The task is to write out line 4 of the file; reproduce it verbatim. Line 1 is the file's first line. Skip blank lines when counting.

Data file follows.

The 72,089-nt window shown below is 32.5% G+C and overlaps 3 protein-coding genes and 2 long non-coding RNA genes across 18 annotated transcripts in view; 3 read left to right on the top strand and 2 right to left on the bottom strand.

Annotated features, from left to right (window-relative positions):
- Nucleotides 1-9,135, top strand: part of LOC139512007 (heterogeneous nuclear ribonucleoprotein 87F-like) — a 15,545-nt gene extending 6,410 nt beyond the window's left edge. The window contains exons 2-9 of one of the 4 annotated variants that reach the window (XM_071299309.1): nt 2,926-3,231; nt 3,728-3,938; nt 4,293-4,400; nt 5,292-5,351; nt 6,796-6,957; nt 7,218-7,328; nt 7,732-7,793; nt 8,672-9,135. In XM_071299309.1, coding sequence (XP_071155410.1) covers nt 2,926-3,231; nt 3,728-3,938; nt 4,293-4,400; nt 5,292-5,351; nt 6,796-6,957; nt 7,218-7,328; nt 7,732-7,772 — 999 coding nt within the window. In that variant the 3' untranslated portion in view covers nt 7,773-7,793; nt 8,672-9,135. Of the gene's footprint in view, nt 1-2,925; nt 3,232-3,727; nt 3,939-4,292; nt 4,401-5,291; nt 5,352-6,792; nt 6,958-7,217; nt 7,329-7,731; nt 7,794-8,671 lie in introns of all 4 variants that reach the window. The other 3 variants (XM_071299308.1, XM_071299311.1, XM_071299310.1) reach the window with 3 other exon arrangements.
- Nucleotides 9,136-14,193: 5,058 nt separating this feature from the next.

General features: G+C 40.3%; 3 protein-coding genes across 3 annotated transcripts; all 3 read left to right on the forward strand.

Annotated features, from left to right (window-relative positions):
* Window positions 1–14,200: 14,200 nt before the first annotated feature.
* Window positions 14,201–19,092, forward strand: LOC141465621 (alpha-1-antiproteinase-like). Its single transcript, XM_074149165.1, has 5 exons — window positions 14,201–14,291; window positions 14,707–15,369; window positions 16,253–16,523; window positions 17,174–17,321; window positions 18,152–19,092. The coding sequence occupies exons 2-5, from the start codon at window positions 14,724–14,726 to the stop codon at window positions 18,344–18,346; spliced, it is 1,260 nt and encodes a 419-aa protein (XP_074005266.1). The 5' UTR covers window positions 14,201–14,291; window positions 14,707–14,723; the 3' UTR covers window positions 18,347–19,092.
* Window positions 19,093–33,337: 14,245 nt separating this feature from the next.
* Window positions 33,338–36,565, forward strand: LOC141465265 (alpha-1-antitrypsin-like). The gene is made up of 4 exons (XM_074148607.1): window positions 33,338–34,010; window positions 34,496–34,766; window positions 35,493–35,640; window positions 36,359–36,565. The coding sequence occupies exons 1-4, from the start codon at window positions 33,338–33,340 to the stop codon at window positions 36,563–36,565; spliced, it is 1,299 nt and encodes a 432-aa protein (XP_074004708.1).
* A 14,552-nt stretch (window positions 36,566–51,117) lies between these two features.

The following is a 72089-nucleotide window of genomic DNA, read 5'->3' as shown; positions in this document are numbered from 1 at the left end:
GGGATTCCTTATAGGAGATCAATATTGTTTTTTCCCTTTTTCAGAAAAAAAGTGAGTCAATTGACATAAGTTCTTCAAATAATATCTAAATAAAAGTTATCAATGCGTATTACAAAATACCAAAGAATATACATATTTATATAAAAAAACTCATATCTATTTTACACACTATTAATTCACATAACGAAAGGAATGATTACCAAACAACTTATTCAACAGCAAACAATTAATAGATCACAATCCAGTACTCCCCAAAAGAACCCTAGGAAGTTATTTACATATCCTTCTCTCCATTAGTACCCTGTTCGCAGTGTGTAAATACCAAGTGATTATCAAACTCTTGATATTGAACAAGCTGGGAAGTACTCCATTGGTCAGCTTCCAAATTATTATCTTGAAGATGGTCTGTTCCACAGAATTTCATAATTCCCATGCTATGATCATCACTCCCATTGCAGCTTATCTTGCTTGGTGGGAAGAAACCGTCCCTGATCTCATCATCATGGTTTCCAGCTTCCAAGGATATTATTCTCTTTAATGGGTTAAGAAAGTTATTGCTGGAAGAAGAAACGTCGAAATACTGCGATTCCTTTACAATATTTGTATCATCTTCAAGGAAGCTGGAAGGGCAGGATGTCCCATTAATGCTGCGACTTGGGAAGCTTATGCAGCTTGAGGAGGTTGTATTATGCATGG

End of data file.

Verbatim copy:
- Nucleotides 9,136-14,193: 5,058 nt separating this feature from the next.